Some argue that it’s economics that is the underlying factor driving these major political changes, so that if your economics is not working for everyone, your politics won’t work either.
Economics are always part of the story, but it’s never the whole thing. You have to think about how all the pieces fit together—class, culture, the structure of government, the dynamics of campaigns. The most important question in politics—and it’s a question that the people I write about in Realigners came back to time and again—is how you maneuver with these constraints. In the right circumstances it’s possible to take this big lumbering machine that we call American democracy and push it in a new direction.
We like to imagine that we don’t need what you call “democratic elites,” but you make a case that we can’t escape them. They are “the people making the movie,” which makes me think that you might regard politics as partly entertainment.
It has to be. Especially in a modern representative democracy where everyone knows their vote isn’t going to decide the outcome of an election, you can’t treat voting as a strictly rational enterprise.
I’m not trying to be cynical here. The people running studios are trying to give the public what it wants. Even though the audience isn’t in charge of making the movie they still get to decide what they like. We shouldn’t underestimate that power.
The people you write about are kind of political alchemists, turning symbols and narratives into power. This is a crucial skill. But why is “politician” a dirty word? Or is it only the opposing side’s politicians we despise?
It’s a cliche to point this out, but Congress itself routinely has a terrible approval rating, maybe 9%. But if you ask people how they feel about their own individual congressman, the rating is often pretty high. Voters keep reelecting their congressional representatives on a pretty regular basis.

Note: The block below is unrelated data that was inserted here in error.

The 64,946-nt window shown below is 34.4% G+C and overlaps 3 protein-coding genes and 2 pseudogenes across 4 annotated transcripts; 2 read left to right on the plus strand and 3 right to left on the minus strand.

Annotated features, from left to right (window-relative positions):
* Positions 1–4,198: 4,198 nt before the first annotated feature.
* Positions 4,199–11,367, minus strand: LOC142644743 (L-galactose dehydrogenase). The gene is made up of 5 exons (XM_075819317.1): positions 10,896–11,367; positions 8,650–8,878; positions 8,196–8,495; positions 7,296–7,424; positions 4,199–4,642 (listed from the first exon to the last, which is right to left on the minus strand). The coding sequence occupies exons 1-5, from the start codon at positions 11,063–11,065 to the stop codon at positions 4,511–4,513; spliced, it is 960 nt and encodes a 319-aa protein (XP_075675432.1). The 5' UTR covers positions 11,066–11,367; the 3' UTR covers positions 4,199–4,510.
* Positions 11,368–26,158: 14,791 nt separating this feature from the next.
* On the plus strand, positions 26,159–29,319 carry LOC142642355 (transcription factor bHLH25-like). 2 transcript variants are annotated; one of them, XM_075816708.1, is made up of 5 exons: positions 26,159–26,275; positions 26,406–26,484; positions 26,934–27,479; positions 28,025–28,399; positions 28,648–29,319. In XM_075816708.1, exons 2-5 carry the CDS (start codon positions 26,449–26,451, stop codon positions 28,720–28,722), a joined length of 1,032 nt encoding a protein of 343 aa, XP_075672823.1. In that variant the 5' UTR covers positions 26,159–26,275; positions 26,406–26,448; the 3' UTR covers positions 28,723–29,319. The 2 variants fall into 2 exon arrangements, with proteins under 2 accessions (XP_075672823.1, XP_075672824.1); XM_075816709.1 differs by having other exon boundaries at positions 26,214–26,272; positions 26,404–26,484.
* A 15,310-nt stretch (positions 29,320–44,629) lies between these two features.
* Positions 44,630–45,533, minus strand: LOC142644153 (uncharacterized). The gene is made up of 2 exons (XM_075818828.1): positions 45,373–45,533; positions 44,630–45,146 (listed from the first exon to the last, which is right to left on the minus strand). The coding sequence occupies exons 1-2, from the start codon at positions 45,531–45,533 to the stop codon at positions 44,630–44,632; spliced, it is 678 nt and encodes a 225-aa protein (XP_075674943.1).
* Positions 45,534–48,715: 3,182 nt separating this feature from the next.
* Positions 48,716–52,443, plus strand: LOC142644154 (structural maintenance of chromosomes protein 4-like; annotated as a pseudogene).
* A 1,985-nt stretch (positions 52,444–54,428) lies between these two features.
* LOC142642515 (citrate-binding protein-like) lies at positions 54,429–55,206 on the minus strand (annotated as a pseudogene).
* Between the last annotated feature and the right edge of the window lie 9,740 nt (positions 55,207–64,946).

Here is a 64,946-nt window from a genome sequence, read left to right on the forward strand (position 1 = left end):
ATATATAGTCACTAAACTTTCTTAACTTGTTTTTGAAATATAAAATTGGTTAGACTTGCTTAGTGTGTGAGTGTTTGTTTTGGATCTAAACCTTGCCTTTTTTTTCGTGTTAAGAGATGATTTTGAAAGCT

You also see that even when people are unhappy with politics writ large they still have their favorite politicians of the moment—Obama, Trump, AOC, whoever. Disappointment is part of life so it’s always going to be part of politics.
In your chapter on William McKinley [elected president in 1896] you write that he was a president who “broke the last major challenge to the emerging corporate order,” creating an enduring cross-class majority. Are enduring cross-class majorities still possible to build?
We’re building them all the time. Both Democrats and Republicans draw support from up and down the socioeconomic scale. That’s the norm in American history. There’s a fairly brief period of time when the parties are divided roughly along economic lines; that’s the New Deal era from the 1930s into the 1960s. But coalitions are always going to be messy in a big and diverse country with just two parties.
Some people argue that we need to resurrect the old New Deal coalition, while other historians suggest that the New Deal political period was the “great exception,” never to return again in that particular form. How do you see this?
You’re never going to re-create the Democratic coalition of 1936 because you’re never going to re-create the United States of 1936. The move away from class-based voting is a worldwide phenomenon, not some American deviation from the global norm.
Lots of factors are at work here: rising income levels, increasing rates of education, hot-button social issues. The issues that candidates run on and the messages they use in their campaigns matter. Donald Trump really did change the Republican coalition by bringing in a lot of working-class voters.
You quote the political scientist Walter Dean Burnham who wrote in 1970 that he “feared a polarized cultural conflict of regions of the U.S. against the center” and “blue collar whites against both blacks and affluent liberals” that would have large “civil war potential,” starting with losers in a presidential election refusing to accept that loss. A negative way of seeing this quote is that the rot obviously continues. A positive spin is that so far, we have stopped illegitimate political power from taking hold. What do you say?